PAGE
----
The Modern Ketubah Blog

In this blog I discuss what goes into creating fine art wedding ketubah, as well as ideas about wedding ceremonies and traditions, and answer some of the questions and comments from the couples I've worked with.

how to protect your ketubah during the ceremony

by     /    Wedding Ideas    /    Tags:       (id 332)  

This is my own ketubah during my wedding, framed next to the unity candles.

I recently heard this question from a bride:

I want my ketubah to be displayed under the chuppah and have the rabbi read it aloud during the ceremony. But how do I protect the ketubah during the ceremony?

To keep your ketubah safe, you want to frame it as soon as possible. But you need it open and accessible for your signing ceremony. So what do you do? I recommend that you purchase a simple poster frame to temporarily protect your ketubah during your ceremony. This is a simple frame made of a sheet of plexiglas and a backing board that are held together with plastic clips that run down the side. They are inexpensive, available in many different sizes, and available in most art and frame shops.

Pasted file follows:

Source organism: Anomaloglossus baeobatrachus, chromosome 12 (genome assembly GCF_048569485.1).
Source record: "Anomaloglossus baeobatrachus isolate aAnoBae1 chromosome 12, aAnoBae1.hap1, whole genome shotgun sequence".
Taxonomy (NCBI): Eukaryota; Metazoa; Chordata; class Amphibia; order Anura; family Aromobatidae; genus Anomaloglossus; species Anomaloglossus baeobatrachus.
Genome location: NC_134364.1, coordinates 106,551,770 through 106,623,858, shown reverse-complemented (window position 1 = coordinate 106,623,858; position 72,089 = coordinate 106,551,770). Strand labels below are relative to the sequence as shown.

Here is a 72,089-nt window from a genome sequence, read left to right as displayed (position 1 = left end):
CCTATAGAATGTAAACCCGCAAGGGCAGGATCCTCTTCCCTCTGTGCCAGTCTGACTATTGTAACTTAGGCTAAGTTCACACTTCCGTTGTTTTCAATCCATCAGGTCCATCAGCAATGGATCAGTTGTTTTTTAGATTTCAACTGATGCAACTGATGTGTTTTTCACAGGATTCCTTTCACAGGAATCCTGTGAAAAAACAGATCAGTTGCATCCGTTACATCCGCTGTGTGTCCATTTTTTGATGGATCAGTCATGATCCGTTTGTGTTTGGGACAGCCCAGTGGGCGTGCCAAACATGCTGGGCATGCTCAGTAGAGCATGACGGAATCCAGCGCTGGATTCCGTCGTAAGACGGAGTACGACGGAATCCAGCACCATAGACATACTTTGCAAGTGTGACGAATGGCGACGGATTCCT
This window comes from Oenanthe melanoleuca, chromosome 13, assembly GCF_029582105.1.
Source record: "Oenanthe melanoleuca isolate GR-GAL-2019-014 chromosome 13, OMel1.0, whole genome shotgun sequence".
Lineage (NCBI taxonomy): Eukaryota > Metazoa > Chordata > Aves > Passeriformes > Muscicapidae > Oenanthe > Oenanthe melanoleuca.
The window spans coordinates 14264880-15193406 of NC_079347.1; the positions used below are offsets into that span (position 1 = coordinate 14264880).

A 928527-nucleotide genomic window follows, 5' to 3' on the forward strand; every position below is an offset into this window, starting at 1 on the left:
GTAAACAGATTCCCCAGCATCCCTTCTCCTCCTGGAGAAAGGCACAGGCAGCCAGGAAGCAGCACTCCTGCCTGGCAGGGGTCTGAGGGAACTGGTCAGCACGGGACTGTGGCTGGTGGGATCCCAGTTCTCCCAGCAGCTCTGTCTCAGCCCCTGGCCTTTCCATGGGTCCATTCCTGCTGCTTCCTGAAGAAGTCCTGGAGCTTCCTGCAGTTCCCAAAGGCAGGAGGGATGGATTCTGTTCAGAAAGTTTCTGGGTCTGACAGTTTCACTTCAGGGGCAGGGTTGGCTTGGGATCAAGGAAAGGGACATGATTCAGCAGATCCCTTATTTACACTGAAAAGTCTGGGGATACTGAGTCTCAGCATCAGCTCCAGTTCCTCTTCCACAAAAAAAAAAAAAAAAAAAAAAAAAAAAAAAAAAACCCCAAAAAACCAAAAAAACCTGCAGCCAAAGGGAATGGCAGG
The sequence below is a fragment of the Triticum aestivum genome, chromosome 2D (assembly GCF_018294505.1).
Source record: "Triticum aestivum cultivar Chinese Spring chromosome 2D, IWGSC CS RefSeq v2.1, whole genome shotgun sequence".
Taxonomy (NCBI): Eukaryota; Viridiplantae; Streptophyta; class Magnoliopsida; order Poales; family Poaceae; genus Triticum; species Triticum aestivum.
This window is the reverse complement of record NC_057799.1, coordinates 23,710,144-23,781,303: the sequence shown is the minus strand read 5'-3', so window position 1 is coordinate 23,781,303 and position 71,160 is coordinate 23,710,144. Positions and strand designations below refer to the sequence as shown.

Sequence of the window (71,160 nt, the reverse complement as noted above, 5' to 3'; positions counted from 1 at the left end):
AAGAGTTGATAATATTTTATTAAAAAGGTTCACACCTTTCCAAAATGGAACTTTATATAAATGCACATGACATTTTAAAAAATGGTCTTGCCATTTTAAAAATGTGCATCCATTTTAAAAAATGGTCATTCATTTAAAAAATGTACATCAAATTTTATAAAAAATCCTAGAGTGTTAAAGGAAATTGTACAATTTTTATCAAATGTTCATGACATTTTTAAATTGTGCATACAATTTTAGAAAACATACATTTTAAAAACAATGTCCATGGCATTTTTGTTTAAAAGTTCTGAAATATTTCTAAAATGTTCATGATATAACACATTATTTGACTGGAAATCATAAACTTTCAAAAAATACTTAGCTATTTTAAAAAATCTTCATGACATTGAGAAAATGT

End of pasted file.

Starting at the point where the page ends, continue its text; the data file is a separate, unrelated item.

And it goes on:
I recommend that you place the ketubah in the frame before your wedding day — this will keep it flat (especially since most ketubahs get shipped rolled) and safe. It also makes it easy to transport to the place of your wedding. At the beginning of your signing ceremony, simply unclip the plexiglas and place it aside. Once your ketubah has been signed (and mazel tov, by the way) have one of your wedding party reframe it and bring it down to the chuppah. Use an easel at the chuppah to make sure that your ketubah can be seen by everyone, and is easy for your rabbi to grab when it is time for him to read it. The easel and frame also make it easy to display your ketubah during the reception, keeping it flat and safe from fingerprints and accidental champagne spills.

Another benefit of this frame? It makes the ketubah hard to lose! I have had several customers ask me to reprint their ketubah after it got lost during the wedding reception. A large framed piece of art is much harder to misplace than one stored in a shipping tube.

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